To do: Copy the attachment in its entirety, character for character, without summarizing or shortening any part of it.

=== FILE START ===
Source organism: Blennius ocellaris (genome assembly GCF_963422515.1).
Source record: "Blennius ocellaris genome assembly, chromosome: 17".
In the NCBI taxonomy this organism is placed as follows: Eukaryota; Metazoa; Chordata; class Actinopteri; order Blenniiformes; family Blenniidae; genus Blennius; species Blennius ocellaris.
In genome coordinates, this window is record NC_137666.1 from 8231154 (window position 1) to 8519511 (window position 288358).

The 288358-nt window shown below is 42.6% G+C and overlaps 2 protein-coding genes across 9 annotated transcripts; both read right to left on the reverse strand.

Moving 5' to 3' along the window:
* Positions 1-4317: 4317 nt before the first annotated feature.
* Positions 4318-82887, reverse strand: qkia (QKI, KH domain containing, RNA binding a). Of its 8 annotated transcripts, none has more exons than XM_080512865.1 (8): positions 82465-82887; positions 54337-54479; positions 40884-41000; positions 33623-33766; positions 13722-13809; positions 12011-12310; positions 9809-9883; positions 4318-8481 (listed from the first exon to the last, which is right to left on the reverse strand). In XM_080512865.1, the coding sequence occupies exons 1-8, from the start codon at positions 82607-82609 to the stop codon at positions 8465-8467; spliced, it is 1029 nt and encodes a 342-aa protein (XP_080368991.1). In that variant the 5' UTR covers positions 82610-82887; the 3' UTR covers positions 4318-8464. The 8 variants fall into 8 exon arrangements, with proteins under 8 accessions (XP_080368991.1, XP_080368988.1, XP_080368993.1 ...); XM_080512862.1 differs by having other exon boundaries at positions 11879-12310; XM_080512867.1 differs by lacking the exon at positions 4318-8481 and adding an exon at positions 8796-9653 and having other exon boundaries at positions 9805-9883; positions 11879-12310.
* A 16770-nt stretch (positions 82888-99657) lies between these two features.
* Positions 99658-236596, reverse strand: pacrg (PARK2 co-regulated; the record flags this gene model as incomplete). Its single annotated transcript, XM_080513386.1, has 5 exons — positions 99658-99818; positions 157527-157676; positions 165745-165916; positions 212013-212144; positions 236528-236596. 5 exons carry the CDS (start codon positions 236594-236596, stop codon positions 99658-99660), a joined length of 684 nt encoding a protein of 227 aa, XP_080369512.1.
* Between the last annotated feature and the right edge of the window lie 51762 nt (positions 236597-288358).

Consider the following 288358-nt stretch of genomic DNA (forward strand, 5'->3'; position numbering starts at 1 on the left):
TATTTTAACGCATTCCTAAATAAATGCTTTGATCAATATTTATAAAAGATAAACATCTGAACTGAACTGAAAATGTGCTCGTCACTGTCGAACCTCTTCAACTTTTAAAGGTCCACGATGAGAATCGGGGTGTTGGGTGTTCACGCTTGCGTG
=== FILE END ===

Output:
Source organism: Blennius ocellaris (genome assembly GCF_963422515.1).
Source record: "Blennius ocellaris genome assembly, chromosome: 17".
In the NCBI taxonomy this organism is placed as follows: Eukaryota; Metazoa; Chordata; class Actinopteri; order Blenniiformes; family Blenniidae; genus Blennius; species Blennius ocellaris.
In genome coordinates, this window is record NC_137666.1 from 8231154 (window position 1) to 8519511 (window position 288358).

The 288358-nt window shown below is 42.6% G+C and overlaps 2 protein-coding genes across 9 annotated transcripts; both read right to left on the reverse strand.

Moving 5' to 3' along the window:
* Positions 1-4317: 4317 nt before the first annotated feature.
* Positions 4318-82887, reverse strand: qkia (QKI, KH domain containing, RNA binding a). Of its 8 annotated transcripts, none has more exons than XM_080512865.1 (8): positions 82465-82887; positions 54337-54479; positions 40884-41000; positions 33623-33766; positions 13722-13809; positions 12011-12310; positions 9809-9883; positions 4318-8481 (listed from the first exon to the last, which is right to left on the reverse strand). In XM_080512865.1, the coding sequence occupies exons 1-8, from the start codon at positions 82607-82609 to the stop codon at positions 8465-8467; spliced, it is 1029 nt and encodes a 342-aa protein (XP_080368991.1). In that variant the 5' UTR covers positions 82610-82887; the 3' UTR covers positions 4318-8464. The 8 variants fall into 8 exon arrangements, with proteins under 8 accessions (XP_080368991.1, XP_080368988.1, XP_080368993.1 ...); XM_080512862.1 differs by having other exon boundaries at positions 11879-12310; XM_080512867.1 differs by lacking the exon at positions 4318-8481 and adding an exon at positions 8796-9653 and having other exon boundaries at positions 9805-9883; positions 11879-12310.
* A 16770-nt stretch (positions 82888-99657) lies between these two features.
* Positions 99658-236596, reverse strand: pacrg (PARK2 co-regulated; the record flags this gene model as incomplete). Its single annotated transcript, XM_080513386.1, has 5 exons — positions 99658-99818; positions 157527-157676; positions 165745-165916; positions 212013-212144; positions 236528-236596. 5 exons carry the CDS (start codon positions 236594-236596, stop codon positions 99658-99660), a joined length of 684 nt encoding a protein of 227 aa, XP_080369512.1.
* Between the last annotated feature and the right edge of the window lie 51762 nt (positions 236597-288358).

Consider the following 288358-nt stretch of genomic DNA (forward strand, 5'->3'; position numbering starts at 1 on the left):
TATTTTAACGCATTCCTAAATAAATGCTTTGATCAATATTTATAAAAGATAAACATCTGAACTGAACTGAAAATGTGCTCGTCACTGTCGAACCTCTTCAACTTTTAAAGGTCCACGATGAGAATCGGGGTGTTGGGTGTTCACGCTTGCGTG